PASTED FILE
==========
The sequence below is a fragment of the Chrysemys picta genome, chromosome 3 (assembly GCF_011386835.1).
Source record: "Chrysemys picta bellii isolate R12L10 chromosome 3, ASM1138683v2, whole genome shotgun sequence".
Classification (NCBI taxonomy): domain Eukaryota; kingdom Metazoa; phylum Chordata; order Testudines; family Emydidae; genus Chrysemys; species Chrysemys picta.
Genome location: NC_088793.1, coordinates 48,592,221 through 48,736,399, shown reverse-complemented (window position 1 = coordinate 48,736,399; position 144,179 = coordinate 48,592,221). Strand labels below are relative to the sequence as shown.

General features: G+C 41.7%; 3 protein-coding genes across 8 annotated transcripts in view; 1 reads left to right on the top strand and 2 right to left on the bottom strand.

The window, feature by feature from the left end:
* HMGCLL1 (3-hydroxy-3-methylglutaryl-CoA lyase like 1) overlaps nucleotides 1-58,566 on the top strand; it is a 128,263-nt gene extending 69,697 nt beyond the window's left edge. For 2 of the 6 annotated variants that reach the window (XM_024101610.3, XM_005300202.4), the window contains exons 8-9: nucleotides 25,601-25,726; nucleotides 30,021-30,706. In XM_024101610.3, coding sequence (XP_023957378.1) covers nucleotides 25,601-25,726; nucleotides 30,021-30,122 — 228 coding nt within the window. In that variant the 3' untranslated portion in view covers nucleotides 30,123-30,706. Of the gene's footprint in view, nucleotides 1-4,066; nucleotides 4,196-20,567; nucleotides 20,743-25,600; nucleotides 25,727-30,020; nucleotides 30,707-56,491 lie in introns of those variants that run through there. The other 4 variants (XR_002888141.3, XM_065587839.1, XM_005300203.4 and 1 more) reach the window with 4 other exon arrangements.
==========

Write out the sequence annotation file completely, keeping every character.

The sequence below is a fragment of the Chrysemys picta genome, chromosome 3 (assembly GCF_011386835.1).
Source record: "Chrysemys picta bellii isolate R12L10 chromosome 3, ASM1138683v2, whole genome shotgun sequence".
Classification (NCBI taxonomy): domain Eukaryota; kingdom Metazoa; phylum Chordata; order Testudines; family Emydidae; genus Chrysemys; species Chrysemys picta.
Genome location: NC_088793.1, coordinates 48,592,221 through 48,736,399, shown reverse-complemented (window position 1 = coordinate 48,736,399; position 144,179 = coordinate 48,592,221). Strand labels below are relative to the sequence as shown.

General features: G+C 41.7%; 3 protein-coding genes across 8 annotated transcripts in view; 1 reads left to right on the top strand and 2 right to left on the bottom strand.

The window, feature by feature from the left end:
* HMGCLL1 (3-hydroxy-3-methylglutaryl-CoA lyase like 1) overlaps nucleotides 1-58,566 on the top strand; it is a 128,263-nt gene extending 69,697 nt beyond the window's left edge. For 2 of the 6 annotated variants that reach the window (XM_024101610.3, XM_005300202.4), the window contains exons 8-9: nucleotides 25,601-25,726; nucleotides 30,021-30,706. In XM_024101610.3, coding sequence (XP_023957378.1) covers nucleotides 25,601-25,726; nucleotides 30,021-30,122 — 228 coding nt within the window. In that variant the 3' untranslated portion in view covers nucleotides 30,123-30,706. Of the gene's footprint in view, nucleotides 1-4,066; nucleotides 4,196-20,567; nucleotides 20,743-25,600; nucleotides 25,727-30,020; nucleotides 30,707-56,491 lie in introns of those variants that run through there. The other 4 variants (XR_002888141.3, XM_065587839.1, XM_005300203.4 and 1 more) reach the window with 4 other exon arrangements.